We seem to live in a marvellous age, where grandchildren are no longer ‘to be seen but not heard’ and grandparents play a more active role than our Western tradition remembers. Active grandparenting, a phenomenon not so unusual in other cultures, is a blessing for the entire extended family. It’s one example of a divinely appointed family reconnection, where, in this case, sons and daughters reflect in different ways with their parents, through their children, and vice versa. It changes the frame of reference, often disarming nemeses of the past.
It can be seen in so many families that life’s imperfections dwelt never more basically than through our early experiences within the home.
Yet, many of these imperfections, whether common annoyances or instances more significant, take on a different glow within changes to the relational dynamic within families.
It’s not so much that time heals all wounds, but time affords families sufficient change in circumstances, the addition of new generations, to manage different emotional landscapes. Things don’t always remain so raw. New contexts allow for the freshening of perspective.
The Importance Of An Open Mind
Sometimes it’s the matter of surprise that takes us into acceptance of previously unacceptable familial realities. Where there had been a barrier it’s become melted because of our observation of a dynamic within the family that breaks a previous concept we had of a family member; a parent, a sibling, or one of our children.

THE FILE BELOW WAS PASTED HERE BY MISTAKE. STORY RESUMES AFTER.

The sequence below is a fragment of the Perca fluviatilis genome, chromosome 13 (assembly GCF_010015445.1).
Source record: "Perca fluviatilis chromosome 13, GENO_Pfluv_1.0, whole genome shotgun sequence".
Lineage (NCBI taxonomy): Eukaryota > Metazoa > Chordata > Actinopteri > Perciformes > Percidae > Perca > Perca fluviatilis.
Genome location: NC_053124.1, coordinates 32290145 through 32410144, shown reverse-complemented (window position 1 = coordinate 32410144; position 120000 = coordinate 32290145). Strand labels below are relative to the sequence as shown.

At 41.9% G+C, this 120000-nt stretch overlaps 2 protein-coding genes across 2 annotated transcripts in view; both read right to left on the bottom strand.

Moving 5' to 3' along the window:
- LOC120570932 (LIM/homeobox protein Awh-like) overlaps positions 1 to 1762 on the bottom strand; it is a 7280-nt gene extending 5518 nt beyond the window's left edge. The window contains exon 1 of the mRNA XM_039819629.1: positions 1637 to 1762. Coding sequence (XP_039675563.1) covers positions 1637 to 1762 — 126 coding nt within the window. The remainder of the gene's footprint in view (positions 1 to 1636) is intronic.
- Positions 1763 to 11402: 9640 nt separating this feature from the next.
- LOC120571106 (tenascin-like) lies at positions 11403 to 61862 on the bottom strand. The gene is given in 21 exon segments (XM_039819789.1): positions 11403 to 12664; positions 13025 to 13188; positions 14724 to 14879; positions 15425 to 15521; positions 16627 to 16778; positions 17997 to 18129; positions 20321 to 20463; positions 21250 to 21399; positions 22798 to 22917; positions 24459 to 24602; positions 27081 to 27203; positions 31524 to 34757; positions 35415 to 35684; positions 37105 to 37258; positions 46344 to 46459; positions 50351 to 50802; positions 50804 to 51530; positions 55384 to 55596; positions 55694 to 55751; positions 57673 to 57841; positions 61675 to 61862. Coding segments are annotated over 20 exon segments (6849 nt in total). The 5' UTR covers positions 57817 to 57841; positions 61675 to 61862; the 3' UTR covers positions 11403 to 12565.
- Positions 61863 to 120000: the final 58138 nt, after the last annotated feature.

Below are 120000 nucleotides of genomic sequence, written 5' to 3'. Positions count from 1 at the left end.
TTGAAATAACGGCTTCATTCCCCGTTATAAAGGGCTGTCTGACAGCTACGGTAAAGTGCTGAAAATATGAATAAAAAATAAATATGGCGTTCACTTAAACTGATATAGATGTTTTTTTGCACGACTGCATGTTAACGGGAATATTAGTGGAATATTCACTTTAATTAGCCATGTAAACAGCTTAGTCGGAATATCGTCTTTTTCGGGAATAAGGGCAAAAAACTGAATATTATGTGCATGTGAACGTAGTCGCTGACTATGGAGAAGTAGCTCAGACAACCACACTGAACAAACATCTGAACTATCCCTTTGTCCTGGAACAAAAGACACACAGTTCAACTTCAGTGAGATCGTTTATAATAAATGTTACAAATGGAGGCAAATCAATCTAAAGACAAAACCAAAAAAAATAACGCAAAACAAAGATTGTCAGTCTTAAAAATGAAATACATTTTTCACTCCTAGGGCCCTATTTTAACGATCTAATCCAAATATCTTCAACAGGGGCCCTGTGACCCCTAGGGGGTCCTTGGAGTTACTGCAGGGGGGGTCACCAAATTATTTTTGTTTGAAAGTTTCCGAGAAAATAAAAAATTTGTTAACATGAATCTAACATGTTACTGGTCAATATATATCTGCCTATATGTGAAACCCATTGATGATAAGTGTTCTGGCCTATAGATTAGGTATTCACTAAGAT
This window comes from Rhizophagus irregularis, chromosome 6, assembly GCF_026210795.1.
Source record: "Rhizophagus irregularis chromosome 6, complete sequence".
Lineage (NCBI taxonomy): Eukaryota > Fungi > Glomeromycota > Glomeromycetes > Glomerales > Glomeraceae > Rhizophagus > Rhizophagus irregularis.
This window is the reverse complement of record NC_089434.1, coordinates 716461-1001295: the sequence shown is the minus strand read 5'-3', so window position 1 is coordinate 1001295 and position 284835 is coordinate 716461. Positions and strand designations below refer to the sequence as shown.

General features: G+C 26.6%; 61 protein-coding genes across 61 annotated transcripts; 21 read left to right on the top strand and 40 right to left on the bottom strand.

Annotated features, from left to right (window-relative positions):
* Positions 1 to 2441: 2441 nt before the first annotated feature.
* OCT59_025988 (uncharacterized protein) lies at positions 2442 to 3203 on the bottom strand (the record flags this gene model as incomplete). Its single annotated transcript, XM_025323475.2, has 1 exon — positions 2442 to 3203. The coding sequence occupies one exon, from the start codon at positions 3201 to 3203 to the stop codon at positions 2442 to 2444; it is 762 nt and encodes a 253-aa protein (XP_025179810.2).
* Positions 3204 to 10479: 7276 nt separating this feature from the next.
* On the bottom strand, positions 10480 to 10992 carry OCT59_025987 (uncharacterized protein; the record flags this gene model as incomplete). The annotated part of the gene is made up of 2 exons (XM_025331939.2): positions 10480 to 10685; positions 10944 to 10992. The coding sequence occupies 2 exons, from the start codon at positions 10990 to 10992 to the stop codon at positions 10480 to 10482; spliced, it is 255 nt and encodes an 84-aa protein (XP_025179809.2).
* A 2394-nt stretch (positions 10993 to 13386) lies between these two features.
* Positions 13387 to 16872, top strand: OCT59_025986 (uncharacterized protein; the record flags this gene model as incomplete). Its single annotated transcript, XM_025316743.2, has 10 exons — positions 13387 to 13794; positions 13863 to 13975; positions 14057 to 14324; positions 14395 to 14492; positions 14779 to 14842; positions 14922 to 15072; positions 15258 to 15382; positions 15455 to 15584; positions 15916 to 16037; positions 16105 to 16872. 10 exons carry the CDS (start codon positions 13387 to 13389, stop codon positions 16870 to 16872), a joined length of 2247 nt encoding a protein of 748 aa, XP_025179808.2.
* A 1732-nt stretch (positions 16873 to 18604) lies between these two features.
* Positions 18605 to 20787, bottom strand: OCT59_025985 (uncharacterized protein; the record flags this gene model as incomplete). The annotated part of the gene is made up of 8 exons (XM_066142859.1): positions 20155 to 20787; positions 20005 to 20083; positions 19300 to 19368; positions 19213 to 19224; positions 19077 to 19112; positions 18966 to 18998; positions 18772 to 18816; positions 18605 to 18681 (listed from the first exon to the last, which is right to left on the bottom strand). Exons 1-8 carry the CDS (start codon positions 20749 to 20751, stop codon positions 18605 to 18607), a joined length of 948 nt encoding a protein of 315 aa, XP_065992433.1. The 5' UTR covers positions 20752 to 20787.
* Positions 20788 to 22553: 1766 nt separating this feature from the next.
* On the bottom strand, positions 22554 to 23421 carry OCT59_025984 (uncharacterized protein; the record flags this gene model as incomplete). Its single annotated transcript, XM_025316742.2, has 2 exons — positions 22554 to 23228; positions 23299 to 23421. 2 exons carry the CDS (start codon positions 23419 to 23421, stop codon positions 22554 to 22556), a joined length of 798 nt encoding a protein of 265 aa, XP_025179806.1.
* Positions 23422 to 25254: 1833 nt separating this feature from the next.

We see them in a new light. And we may even judge ourselves for being too harsh, previously. Did they change? Or was it that we never saw this side of them?
Neither of the above questions is that relevant. What is relevant is the miracle that took place that enabled us to see them in this new, fresh way. We were surprised because we had an open mind; perhaps this was unintentional. Either way there’s less discord in our perception of them, and our relationship with them can be better as a result.
Most people can be seen as normal and fair, given vision of the challenges that their upbringing provided them. In cases of reconnection of rapport not only must we be open-minded, but open-hearted.
Time and new circumstances bring fresh opportunities within families. New generations breathe life into sometimes dilapidated ancestral arrangements. As people take on new roles—as parents and grandparents, for instance—we get to see them in a new dimension. Approach family with an open mind and an open heart.
© 2012 S. J. Wickham.